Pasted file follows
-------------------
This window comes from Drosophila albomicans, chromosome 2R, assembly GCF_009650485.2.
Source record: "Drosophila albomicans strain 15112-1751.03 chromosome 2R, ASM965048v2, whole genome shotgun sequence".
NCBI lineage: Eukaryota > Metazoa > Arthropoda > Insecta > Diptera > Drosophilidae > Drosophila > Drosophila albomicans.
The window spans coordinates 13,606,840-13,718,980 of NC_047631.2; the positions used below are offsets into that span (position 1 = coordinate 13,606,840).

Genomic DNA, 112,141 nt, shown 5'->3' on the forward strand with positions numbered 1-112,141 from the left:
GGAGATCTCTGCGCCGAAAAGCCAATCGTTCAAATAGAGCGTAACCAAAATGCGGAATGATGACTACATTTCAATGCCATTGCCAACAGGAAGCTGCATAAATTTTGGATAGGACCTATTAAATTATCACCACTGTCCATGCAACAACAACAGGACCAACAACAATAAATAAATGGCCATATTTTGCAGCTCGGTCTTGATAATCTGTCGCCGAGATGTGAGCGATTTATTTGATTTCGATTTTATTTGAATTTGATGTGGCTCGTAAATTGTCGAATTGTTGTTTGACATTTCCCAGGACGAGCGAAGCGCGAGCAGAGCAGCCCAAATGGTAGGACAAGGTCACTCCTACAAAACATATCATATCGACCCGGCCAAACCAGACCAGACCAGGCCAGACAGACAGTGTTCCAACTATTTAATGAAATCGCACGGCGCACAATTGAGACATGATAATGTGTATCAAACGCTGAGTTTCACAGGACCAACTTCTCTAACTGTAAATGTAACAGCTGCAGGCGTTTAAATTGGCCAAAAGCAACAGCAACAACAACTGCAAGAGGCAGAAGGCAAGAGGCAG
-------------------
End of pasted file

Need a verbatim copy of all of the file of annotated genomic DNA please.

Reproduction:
This window comes from Drosophila albomicans, chromosome 2R, assembly GCF_009650485.2.
Source record: "Drosophila albomicans strain 15112-1751.03 chromosome 2R, ASM965048v2, whole genome shotgun sequence".
NCBI lineage: Eukaryota > Metazoa > Arthropoda > Insecta > Diptera > Drosophilidae > Drosophila > Drosophila albomicans.
The window spans coordinates 13,606,840-13,718,980 of NC_047631.2; the positions used below are offsets into that span (position 1 = coordinate 13,606,840).

Genomic DNA, 112,141 nt, shown 5'->3' on the forward strand with positions numbered 1-112,141 from the left:
GGAGATCTCTGCGCCGAAAAGCCAATCGTTCAAATAGAGCGTAACCAAAATGCGGAATGATGACTACATTTCAATGCCATTGCCAACAGGAAGCTGCATAAATTTTGGATAGGACCTATTAAATTATCACCACTGTCCATGCAACAACAACAGGACCAACAACAATAAATAAATGGCCATATTTTGCAGCTCGGTCTTGATAATCTGTCGCCGAGATGTGAGCGATTTATTTGATTTCGATTTTATTTGAATTTGATGTGGCTCGTAAATTGTCGAATTGTTGTTTGACATTTCCCAGGACGAGCGAAGCGCGAGCAGAGCAGCCCAAATGGTAGGACAAGGTCACTCCTACAAAACATATCATATCGACCCGGCCAAACCAGACCAGACCAGGCCAGACAGACAGTGTTCCAACTATTTAATGAAATCGCACGGCGCACAATTGAGACATGATAATGTGTATCAAACGCTGAGTTTCACAGGACCAACTTCTCTAACTGTAAATGTAACAGCTGCAGGCGTTTAAATTGGCCAAAAGCAACAGCAACAACAACTGCAAGAGGCAGAAGGCAAGAGGCAG